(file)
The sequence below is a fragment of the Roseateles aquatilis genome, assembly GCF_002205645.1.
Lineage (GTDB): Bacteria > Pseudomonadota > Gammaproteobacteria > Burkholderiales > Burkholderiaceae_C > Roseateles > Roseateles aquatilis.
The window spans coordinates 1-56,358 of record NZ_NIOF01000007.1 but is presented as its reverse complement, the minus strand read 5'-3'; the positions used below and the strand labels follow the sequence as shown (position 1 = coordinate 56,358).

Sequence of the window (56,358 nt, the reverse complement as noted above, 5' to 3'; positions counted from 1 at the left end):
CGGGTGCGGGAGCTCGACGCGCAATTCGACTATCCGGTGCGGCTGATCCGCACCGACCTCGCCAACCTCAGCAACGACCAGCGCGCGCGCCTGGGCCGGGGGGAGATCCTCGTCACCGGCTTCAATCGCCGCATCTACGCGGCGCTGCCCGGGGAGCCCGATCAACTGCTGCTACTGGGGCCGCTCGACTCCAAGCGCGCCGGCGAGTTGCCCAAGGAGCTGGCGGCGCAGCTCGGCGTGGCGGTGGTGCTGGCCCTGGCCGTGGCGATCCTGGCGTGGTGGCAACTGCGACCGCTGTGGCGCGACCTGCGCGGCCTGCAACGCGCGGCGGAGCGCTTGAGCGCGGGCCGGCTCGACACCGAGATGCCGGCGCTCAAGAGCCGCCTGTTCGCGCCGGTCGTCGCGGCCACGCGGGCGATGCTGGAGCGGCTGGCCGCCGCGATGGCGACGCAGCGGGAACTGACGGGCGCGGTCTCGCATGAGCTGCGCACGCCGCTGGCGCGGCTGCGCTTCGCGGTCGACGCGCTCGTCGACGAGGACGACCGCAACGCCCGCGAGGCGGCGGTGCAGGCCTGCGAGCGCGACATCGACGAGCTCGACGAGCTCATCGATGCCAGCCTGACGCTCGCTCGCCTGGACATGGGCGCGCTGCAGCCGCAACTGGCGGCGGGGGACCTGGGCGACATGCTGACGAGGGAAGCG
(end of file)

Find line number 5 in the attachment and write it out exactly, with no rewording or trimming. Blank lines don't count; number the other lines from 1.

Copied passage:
CGGGTGCGGGAGCTCGACGCGCAATTCGACTATCCGGTGCGGCTGATCCGCACCGACCTCGCCAACCTCAGCAACGACCAGCGCGCGCGCCTGGGCCGGGGGGAGATCCTCGTCACCGGCTTCAATCGCCGCATCTACGCGGCGCTGCCCGGGGAGCCCGATCAACTGCTGCTACTGGGGCCGCTCGACTCCAAGCGCGCCGGCGAGTTGCCCAAGGAGCTGGCGGCGCAGCTCGGCGTGGCGGTGGTGCTGGCCCTGGCCGTGGCGATCCTGGCGTGGTGGCAACTGCGACCGCTGTGGCGCGACCTGCGCGGCCTGCAACGCGCGGCGGAGCGCTTGAGCGCGGGCCGGCTCGACACCGAGATGCCGGCGCTCAAGAGCCGCCTGTTCGCGCCGGTCGTCGCGGCCACGCGGGCGATGCTGGAGCGGCTGGCCGCCGCGATGGCGACGCAGCGGGAACTGACGGGCGCGGTCTCGCATGAGCTGCGCACGCCGCTGGCGCGGCTGCGCTTCGCGGTCGACGCGCTCGTCGACGAGGACGACCGCAACGCCCGCGAGGCGGCGGTGCAGGCCTGCGAGCGCGACATCGACGAGCTCGACGAGCTCATCGATGCCAGCCTGACGCTCGCTCGCCTGGACATGGGCGCGCTGCAGCCGCAACTGGCGGCGGGGGACCTGGGCGACATGCTGACGAGGGAAGCG